“How does it feel?” my brother asked. “Can you describe it to me?”
“It hurts,” Shira said.
“Can you walk on burning hot coals, now?” I asked.
“Every woman can do that,” Mom said. “Your sister is a woman now.”
Grandma Mira loved telling us about the dybbuk. She told us that the dybbuk could cause the body to change and swell, to disfigure and melt. We watched Shira for any signs of change but couldn’t detect anything noticeable, until she stepped out of the shower once with a towel wrapped around her body. We saw that her chest was larger than it had been before. Her breasts pressed against the towel were more noticeable, like Mom’s. The dybbuk also affected the tongue and mouth, so we listened for any changes to her voice. Perhaps the hidden musical talent Grandma had foreseen would bubble up to the surface and reveal itself. We pressed our ears to the bathroom door while Shira showered, listening for a hint of musicality. Her voice didn’t seem to have improved much.
Grandma told us about different ways of exorcising a dybbuk. Traditionally, the best way to exorcise a dybbuk was through song. Yorai argued that the Ghostbusters movies never had any singing in them; they had used vacuum cleaners that sucked up spirits. If you won a singing contest against the dybbuk, Grandma Mira said, it would leave forever. No need to buy a vacuum cleaner. Unfortunately, Shira couldn’t sing. In the Bible, King David had banished an evil spirit inhabiting Saul by plucking the harp. We tried to do the same with Shira, except we didn’t have a harp. We sat her down in the living room, next to the big speakers.
“What song should we put on?” I asked.
“How about Highway to Hell?” Yorai said. “Send that thing back where it came from!”
“You idiot,” I whispered. “You want Grandma’s spirit to go to hell?”
“Oh, better put on Stairway to Heaven, then.”
We danced around her when Led Zeppelin came on, jumping up and down and performing shooing motions with our hands. When the long guitar solo began, we thought the dybbuk would escape, but Shira looked unfazed. She just pulled her phone out of her pocket and started texting. We knew that you could also exorcise a dybbuk with sulfur and smoke, or by drowning the possessed person, blowing the shofar, reciting prayers from scrolls, and sending a kvittle, a kind of letter which begged a Hasidic master to help. We didn’t know any Hasidic masters, didn’t have a shofar, and didn’t want to drown our sister. We discovered that there were two kinds of dybbuks: the good kind and the bad kind. The bad dybbuk hid inside someone to escape being punished; the good dybbuk stayed in someone’s body to complete an unfulfilled task. Grandma was probably the good kind. We wondered what kind of task she needed Shira for.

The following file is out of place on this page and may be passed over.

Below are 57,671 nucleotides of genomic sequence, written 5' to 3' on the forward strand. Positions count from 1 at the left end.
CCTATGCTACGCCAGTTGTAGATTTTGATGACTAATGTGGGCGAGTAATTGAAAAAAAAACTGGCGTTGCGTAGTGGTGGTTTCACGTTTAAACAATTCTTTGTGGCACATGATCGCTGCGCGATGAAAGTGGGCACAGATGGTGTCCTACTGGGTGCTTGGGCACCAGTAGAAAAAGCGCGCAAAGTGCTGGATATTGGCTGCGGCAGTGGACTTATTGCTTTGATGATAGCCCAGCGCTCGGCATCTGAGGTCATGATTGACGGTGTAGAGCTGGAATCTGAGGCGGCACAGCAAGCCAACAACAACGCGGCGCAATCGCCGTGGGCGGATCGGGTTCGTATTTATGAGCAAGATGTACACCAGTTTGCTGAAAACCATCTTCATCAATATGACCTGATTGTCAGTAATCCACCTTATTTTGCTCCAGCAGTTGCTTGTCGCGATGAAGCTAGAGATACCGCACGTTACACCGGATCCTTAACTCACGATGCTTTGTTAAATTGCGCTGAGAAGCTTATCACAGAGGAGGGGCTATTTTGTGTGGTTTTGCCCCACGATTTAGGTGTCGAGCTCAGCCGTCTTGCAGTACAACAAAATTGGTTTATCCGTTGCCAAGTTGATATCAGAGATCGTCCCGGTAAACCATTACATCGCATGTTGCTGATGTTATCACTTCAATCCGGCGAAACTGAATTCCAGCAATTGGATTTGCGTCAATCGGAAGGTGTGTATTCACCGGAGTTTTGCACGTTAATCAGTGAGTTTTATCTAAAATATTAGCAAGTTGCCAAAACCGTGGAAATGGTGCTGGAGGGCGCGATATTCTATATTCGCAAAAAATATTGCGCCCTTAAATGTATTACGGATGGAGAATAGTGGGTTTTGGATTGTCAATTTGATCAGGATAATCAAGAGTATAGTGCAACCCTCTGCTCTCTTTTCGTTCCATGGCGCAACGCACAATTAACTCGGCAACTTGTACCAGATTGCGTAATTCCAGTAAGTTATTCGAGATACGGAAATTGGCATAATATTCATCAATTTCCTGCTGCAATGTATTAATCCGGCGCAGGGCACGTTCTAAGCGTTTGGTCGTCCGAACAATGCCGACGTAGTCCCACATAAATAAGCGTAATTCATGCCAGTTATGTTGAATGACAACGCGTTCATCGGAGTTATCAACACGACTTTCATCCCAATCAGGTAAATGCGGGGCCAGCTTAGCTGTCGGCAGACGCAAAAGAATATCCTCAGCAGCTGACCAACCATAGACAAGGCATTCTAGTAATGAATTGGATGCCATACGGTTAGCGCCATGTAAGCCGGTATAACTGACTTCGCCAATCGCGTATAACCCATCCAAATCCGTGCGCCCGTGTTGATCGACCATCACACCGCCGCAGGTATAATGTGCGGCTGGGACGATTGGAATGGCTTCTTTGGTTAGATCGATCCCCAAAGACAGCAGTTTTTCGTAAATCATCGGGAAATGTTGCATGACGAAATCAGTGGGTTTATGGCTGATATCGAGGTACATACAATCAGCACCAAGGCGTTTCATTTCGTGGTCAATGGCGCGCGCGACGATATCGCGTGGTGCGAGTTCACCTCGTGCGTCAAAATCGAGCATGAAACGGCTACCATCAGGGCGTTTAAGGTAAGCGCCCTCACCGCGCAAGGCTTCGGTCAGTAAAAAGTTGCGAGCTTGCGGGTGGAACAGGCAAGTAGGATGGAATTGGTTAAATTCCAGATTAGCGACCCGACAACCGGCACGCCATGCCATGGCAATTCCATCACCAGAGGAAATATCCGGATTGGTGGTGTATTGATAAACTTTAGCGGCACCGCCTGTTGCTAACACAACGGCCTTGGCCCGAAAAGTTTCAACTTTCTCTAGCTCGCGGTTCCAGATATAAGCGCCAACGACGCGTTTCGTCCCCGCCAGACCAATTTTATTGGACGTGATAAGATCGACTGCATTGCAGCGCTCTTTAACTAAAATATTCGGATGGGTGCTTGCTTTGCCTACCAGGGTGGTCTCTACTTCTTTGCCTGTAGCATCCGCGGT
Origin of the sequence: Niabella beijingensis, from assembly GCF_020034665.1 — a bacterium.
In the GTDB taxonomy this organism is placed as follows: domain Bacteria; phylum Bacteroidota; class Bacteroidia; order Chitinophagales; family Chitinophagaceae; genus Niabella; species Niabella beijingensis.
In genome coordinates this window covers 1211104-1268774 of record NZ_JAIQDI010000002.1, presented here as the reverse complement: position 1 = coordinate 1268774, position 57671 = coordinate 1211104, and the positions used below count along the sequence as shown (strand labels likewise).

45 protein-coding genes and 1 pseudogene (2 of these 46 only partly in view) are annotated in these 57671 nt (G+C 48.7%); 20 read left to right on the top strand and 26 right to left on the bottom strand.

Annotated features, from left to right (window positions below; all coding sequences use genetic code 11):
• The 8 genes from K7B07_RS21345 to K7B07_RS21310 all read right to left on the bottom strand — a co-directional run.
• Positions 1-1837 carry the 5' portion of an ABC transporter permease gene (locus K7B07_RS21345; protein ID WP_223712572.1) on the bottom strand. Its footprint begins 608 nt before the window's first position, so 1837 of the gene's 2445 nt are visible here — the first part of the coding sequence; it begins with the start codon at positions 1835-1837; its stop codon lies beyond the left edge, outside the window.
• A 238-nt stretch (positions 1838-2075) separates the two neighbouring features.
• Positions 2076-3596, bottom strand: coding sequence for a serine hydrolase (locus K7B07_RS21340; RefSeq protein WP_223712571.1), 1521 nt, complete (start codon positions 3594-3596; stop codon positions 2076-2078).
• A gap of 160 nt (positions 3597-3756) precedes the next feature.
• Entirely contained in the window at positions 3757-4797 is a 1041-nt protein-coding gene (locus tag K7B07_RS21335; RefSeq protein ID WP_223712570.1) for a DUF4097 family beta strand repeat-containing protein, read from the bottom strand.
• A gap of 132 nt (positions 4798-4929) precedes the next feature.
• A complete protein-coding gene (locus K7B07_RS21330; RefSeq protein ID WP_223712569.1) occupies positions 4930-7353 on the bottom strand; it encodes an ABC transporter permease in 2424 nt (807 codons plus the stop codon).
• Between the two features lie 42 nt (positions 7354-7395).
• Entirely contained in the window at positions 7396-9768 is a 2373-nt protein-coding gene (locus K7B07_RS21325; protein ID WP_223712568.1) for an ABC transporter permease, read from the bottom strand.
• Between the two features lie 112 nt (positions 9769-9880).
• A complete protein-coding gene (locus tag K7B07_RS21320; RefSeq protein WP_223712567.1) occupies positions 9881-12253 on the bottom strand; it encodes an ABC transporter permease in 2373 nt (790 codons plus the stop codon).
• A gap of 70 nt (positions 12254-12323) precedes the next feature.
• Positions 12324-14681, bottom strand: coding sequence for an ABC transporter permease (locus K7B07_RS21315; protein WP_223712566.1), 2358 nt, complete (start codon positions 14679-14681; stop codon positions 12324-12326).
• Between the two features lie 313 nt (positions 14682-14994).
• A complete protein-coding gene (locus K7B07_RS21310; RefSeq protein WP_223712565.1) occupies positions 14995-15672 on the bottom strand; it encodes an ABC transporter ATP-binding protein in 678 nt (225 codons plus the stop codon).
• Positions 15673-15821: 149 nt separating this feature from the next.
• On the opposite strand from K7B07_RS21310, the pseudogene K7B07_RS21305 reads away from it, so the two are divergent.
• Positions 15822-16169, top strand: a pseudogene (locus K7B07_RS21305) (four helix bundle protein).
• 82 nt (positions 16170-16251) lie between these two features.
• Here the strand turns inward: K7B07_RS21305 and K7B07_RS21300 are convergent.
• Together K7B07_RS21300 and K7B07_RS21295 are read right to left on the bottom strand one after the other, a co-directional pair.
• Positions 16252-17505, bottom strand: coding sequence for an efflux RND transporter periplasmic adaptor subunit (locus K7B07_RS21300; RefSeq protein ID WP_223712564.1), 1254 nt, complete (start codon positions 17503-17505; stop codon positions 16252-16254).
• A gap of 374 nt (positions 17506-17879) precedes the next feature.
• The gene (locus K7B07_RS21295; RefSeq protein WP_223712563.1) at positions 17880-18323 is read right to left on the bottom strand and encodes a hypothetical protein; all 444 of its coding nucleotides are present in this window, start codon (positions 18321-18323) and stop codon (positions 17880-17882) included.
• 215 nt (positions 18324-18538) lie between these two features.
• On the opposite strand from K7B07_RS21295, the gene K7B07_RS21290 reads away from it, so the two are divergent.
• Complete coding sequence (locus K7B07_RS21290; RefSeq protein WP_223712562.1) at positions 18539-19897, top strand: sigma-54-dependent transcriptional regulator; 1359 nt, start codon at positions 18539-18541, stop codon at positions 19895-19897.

Shira’s bat mitzvah was coming up. She had to make a family tree for a school project and present it to her class, listing her relatives and writing about their lives, but she was too busy planning the party with Mom—deciding on a venue, the catering, the DJ and playlist. Shira bought a new dress that was not Grandma’s style, so we decided the dybbuk had let her make the call. Dad kept complaining about how much it was going to cost, sitting in the kitchen with a worry-creased forehead, a calculator, pen and paper. Shira had to study a portion of the book of Proverbs for her bat mitzvah ceremony. Sometimes, she recited little phrases and passages to us without any reason. How useless to spread a net in full view of the birds! Locusts have no king, and yet they all advance in formation. A lizard can be caught in the hand, but it is also found in royal palaces.